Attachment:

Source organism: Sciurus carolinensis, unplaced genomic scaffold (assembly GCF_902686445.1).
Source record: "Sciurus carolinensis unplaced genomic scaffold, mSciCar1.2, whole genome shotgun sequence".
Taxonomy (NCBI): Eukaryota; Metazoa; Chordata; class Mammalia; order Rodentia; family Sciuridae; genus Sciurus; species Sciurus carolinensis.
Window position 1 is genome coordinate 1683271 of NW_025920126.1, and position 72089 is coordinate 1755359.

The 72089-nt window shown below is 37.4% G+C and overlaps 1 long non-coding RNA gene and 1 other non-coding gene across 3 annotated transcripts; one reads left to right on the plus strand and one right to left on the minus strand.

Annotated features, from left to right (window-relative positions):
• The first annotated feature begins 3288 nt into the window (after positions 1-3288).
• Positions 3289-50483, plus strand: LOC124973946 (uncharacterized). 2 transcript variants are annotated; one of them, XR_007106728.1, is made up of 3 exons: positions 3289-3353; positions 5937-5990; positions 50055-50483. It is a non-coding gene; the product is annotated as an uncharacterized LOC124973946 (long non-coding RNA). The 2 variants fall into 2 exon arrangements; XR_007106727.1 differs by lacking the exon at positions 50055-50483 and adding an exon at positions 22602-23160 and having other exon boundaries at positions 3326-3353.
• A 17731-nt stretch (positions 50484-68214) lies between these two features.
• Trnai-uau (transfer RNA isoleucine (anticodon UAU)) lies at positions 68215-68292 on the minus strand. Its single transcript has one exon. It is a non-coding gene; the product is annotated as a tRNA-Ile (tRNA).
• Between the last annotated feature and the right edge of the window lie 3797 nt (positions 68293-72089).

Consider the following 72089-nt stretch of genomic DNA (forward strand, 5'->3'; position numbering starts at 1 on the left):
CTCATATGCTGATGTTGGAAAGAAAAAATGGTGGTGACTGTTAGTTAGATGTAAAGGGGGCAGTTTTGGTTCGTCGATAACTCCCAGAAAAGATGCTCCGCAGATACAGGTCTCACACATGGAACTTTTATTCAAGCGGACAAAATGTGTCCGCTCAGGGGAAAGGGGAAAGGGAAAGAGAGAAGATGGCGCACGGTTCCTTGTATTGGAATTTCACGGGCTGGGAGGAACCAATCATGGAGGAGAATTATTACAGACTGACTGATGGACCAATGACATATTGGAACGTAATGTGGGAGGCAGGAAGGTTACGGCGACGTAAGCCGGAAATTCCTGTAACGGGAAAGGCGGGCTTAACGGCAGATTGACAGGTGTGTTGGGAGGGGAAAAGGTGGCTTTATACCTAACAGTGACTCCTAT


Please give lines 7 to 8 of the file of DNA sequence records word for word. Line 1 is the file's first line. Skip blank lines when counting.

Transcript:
• The first annotated feature begins 3288 nt into the window (after positions 1-3288).
• Positions 3289-50483, plus strand: LOC124973946 (uncharacterized). 2 transcript variants are annotated; one of them, XR_007106728.1, is made up of 3 exons: positions 3289-3353; positions 5937-5990; positions 50055-50483. It is a non-coding gene; the product is annotated as an uncharacterized LOC124973946 (long non-coding RNA). The 2 variants fall into 2 exon arrangements; XR_007106727.1 differs by lacking the exon at positions 50055-50483 and adding an exon at positions 22602-23160 and having other exon boundaries at positions 3326-3353.